By Mohd Asim Khan
NEW DELHI–You have to keep your voice alive despite all the pulls and pressures while telling a story that should also be entertaining, feels noted filmmaker Mira Nair, who is currently busy with the post-production of her new film “Queen of Katwe”.
“There are commercial pulls, of course, when you are helming a film. And bigger the project, the greater the number of people you are answerable to. But in the midst of all this, I always try to keep my voice alive. As the director of a film, as the story teller, you have to keep your voice alive,” Nair told IANS here.
Produced by Walt Disney Pictures, “Queen of Katwe”, slated to be released worldwide in October this year, is a biographical drama based on the life of Phiona Mutesi, an 11-year-old Ugandan girl who coincidentally walks into a chess school in her city, develops a passion for the game, and goes on to become a world class player at a very young age. It stars Oscar winning actress Lupita Nyong’o.
“When I heard the story from a Disney representative, I was like ‘That’s my stuff’, and I instantly agreed to direct the film,” said the maker of several critically acclaimed as well as commercially successful movies such as “Salaam Bombay” (1988), “Kama Sutra: A Tale of Love” (1996), “Monsoon Wedding” (2001) and “Mississippi Masala” (1991).
Her themes, and treatment, have always been bold. Is the Hindi filmdom, with a lot more show of skin, getting bolder?
“I don’t think boldness should be associated with showing off skin. It’s not the basis of boldness. I think there is a lot more bolder thinking that is now in cinema here,” said the National Award winning director.
“Also, the craft and quality have seen miles of improvement. In earlier days we had to be apologetic about the standard of things, but now we are as good as anyone else. That is just really exciting,” she added.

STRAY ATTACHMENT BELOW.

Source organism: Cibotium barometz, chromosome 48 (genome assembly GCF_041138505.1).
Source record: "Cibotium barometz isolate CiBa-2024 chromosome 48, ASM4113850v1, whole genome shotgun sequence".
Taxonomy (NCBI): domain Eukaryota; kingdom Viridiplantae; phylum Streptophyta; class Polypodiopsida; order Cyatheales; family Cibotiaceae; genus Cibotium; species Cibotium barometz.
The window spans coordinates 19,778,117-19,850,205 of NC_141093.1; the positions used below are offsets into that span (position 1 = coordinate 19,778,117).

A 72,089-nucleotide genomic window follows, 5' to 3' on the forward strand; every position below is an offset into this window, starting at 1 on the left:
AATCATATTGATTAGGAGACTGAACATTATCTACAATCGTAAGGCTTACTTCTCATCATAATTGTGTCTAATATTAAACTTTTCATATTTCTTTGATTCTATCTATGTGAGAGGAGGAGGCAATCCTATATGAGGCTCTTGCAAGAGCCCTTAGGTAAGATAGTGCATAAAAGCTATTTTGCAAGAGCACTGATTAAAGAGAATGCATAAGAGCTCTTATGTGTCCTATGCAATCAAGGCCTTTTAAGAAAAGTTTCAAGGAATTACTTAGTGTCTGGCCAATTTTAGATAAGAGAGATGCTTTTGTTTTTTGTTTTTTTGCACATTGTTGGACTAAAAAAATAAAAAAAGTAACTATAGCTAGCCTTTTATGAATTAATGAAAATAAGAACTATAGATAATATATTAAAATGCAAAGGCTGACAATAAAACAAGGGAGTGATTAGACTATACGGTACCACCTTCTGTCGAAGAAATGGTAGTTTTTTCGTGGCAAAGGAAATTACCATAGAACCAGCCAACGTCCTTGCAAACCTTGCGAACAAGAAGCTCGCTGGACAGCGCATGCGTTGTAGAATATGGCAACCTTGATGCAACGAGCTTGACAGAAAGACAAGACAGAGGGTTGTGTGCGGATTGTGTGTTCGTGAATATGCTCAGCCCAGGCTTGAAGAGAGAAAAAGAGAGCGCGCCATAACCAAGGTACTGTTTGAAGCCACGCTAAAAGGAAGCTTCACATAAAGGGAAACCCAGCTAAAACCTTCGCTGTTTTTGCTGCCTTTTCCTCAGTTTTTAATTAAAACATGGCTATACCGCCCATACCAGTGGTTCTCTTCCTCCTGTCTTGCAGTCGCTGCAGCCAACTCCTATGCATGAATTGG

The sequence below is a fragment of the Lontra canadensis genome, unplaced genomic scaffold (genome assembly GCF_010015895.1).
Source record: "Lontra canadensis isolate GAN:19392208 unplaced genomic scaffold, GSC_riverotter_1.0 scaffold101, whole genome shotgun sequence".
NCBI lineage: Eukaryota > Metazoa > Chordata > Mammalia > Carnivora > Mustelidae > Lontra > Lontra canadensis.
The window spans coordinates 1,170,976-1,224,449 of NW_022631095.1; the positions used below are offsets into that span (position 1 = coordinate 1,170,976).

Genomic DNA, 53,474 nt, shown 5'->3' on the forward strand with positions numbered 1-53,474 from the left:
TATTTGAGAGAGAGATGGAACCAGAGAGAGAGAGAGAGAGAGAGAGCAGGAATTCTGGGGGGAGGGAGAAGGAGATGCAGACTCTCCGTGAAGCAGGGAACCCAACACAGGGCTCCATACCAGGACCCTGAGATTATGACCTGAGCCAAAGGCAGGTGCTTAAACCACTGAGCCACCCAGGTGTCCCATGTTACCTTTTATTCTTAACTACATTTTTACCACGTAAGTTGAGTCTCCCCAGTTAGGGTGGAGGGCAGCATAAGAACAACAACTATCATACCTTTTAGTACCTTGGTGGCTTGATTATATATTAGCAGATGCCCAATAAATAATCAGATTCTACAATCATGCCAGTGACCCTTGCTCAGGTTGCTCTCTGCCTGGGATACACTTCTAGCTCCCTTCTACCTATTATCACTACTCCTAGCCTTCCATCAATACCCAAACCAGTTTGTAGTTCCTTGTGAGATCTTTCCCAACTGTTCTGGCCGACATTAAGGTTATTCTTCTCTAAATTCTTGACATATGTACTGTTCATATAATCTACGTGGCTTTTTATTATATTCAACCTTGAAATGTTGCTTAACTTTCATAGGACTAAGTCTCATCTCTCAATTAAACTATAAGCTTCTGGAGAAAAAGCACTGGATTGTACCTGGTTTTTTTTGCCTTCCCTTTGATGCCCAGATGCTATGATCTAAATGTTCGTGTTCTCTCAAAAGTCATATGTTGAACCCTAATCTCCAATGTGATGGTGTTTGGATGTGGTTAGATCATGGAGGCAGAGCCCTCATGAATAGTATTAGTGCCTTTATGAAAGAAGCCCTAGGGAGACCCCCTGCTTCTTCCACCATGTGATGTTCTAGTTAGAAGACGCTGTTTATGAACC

If she were to make one of her films, say “Kama Sutra” – which caused an uproar in the 1990s – now, would she make it any different?
“Yes, definitely I would make it very differently because the world has changed and I have grown. But, yes, censorship is still there. That has not changed here, and that is incredible. Not just in cinema but in society as well. In that sense, it’s not the most open place we have been in,” she said.
Nair, who also runs a film training institute called Maisha Film Lab in Uganda, she looks at art as a medium of bringing about positive change in society. How has her cinema been a harbinger of change so far?
“It’s really for you to say. But I think in terms of activism associated with my films, be it Salaam Baalak Trust or Maisha, taking the idea of cinema as a way to change people, I feel heartened. I am glad that we have impacted thousands of lives,” Nair said.
For her, it is “really amazing when you can create a platform where people can start to talk again”.
“That’s extraordinary. So that is the power sometimes you are privileged to have had, and that is the power of cinema that can keep on going,” she added.